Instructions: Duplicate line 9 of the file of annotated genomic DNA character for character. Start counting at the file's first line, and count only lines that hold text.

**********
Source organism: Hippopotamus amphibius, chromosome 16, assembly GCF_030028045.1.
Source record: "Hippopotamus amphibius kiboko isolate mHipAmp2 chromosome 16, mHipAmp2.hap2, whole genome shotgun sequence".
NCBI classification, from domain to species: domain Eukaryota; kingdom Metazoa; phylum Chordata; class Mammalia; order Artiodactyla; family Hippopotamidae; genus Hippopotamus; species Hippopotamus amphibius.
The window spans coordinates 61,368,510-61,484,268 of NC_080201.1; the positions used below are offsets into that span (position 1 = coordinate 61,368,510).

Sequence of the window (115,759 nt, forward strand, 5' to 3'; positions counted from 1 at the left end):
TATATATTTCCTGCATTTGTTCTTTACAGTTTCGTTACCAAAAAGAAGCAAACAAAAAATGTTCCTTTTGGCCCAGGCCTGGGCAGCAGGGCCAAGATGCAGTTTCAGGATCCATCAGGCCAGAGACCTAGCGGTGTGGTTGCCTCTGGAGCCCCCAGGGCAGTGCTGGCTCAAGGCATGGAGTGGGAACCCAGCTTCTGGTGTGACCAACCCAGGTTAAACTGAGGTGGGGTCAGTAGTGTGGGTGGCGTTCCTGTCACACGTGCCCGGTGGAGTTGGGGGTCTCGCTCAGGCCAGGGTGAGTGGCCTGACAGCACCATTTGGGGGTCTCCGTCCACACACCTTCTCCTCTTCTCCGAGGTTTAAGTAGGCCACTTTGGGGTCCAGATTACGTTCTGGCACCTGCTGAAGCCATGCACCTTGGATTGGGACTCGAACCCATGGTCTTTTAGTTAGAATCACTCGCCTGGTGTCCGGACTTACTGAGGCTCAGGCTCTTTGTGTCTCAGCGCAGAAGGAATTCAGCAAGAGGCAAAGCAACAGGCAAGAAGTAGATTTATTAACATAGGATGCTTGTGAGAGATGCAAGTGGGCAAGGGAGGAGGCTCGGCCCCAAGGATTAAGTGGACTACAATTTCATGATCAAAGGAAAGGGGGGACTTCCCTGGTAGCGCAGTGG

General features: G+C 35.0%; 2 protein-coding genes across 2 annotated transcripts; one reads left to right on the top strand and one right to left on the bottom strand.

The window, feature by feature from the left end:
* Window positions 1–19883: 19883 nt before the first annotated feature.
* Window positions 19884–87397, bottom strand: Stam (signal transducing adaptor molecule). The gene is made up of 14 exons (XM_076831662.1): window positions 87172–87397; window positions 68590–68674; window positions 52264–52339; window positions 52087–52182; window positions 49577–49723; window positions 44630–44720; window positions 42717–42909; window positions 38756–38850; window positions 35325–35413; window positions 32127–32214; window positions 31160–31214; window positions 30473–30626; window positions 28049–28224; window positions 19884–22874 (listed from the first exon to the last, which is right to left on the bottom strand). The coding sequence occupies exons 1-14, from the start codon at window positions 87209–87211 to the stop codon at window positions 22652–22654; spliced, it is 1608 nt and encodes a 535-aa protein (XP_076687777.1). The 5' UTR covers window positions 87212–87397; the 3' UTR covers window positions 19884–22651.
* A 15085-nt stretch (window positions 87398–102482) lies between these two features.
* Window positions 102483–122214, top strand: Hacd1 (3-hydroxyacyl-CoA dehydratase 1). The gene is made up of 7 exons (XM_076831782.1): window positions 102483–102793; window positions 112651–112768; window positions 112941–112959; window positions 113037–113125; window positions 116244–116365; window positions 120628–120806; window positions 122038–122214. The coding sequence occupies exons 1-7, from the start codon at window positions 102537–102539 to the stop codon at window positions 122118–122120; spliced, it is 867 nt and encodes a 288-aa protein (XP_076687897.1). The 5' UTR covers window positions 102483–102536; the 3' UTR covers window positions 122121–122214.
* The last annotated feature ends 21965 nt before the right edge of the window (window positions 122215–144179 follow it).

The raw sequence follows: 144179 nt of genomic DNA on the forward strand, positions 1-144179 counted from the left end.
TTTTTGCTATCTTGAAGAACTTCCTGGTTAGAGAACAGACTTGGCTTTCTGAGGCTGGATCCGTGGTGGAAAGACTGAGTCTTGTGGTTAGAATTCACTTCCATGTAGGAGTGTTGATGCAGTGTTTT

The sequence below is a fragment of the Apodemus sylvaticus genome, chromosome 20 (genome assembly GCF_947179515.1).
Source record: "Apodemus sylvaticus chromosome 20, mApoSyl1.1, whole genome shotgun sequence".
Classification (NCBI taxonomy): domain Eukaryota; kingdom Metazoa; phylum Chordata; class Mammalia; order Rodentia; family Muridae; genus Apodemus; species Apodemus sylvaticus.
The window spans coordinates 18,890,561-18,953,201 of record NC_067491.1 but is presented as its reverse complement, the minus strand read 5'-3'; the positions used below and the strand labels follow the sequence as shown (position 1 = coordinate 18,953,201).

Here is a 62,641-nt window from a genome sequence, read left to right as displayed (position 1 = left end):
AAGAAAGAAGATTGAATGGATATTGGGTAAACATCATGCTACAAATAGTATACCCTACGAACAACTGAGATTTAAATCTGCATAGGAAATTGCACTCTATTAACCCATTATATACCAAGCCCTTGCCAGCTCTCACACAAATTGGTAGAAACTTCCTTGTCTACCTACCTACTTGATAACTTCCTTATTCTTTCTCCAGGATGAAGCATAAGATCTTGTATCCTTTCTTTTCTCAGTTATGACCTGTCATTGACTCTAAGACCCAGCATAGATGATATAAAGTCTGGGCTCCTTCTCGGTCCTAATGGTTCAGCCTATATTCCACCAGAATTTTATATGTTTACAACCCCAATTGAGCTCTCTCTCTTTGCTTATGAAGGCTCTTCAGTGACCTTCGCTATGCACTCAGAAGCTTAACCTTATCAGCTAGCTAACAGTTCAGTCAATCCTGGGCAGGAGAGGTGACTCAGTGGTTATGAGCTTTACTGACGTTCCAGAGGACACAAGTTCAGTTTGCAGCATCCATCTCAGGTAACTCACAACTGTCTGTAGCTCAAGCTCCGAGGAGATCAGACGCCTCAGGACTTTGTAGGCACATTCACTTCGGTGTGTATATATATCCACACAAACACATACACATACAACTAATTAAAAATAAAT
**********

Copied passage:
* Window positions 1–19883: 19883 nt before the first annotated feature.